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Nanoscale Science and Engineering Center for Integrated Nanopatterning and Detection Technologies

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Nanoscale Science & Engineering Center for Integrated Nanopatterning and Detection Technologies  (Northwestern University)

Research Focus

The Nanoscale Science and Engineering Center for Integrated Nanopatterning and Detection Technologies seeks to develop innovative biological and chemical detection systems capable of revolutionizing a variety of fields. The center works at the nanoscale to develop sensors that are far more sensitive, selective and cost-effective than conventional systems. These goals are pursued by an integrated team of three synergistic research groups--nanopatterning, integrated electronic chip and optical nanoarray sensors.

Research Outcomes

Genuine medical benefits are now emerging as direct products of the center research, including detection techniques for markers associated with diseases such as Alzheimer's disease and prostate cancer. These detection techniques are bringing advances in sensitivity, speed, ease of use and cost over existing methods.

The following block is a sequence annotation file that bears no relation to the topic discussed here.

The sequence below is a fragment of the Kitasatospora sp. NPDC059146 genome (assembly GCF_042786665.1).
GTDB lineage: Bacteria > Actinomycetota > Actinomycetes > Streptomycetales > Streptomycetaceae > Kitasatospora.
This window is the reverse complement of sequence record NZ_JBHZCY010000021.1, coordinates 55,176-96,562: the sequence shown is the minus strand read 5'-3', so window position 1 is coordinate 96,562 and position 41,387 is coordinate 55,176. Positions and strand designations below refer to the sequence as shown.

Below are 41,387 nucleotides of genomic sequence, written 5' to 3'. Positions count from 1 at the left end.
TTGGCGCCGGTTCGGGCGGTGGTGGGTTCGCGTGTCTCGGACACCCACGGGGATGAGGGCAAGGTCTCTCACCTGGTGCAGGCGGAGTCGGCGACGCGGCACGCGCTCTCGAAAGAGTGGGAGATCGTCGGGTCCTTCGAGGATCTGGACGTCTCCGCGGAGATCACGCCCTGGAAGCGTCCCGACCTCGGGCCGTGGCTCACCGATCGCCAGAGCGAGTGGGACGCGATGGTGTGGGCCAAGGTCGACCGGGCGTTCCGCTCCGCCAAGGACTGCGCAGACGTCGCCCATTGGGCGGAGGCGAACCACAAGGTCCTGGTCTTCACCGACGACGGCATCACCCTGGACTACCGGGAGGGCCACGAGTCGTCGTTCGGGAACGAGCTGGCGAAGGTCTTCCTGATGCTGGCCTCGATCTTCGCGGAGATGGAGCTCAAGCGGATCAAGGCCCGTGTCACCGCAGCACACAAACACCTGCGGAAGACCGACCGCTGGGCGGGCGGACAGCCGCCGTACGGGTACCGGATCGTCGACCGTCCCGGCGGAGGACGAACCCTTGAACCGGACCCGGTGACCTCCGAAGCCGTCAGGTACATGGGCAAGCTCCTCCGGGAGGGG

Says center director Chad Mirkin: “Creating highly sensitive ways of screening for diseases is going to change the way the medical profession operates, and will make a tremendous difference in the outcome for millions of patients."

Education & Outreach

The center is also committed to training the scientists, technicians and teachers of tomorrow. Innovative educational outreach programs are closely linked to center research and include: the Research Experience for Undergraduates program; the center-published Nanoscape: The Journal of Undergraduate Research in Nanoscience; the Research Experience for Teachers program; the center’s DiscoverNano website, with nearly 1 million visitors each year; All Scout Nano Day; Nanotechnology Town Hall meetings; and Science Cafés. Partnerships with the Museum of Science and Industry, Chicago, the Nanoscale Informal Science Education Network and the National Center for Learning and Teaching in Nanoscale Science and Engineering increase the impact of center programs.

Increasing diversity in the fields of science, mathematics and engineering is an important goal. A diversity plan is fully implemented and has resulted in the center consistently surpassing national diversity averages. Partnerships with the National Society of Black Engineers, National Society of Hispanic Engineers, Society of Women Engineers, Society for the Advancement of Chicanos/Latinos, and Native Americans in Science contribute to this success.

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  • This scanning electron micrograph shows a nanofountain-probe dispensing tip.
The miniscule tip on an atomic-force microscope developed at the center. It helps researchers both "see" and manipulate the nanoscale environment.
© 2005 Horacio D. Espinosa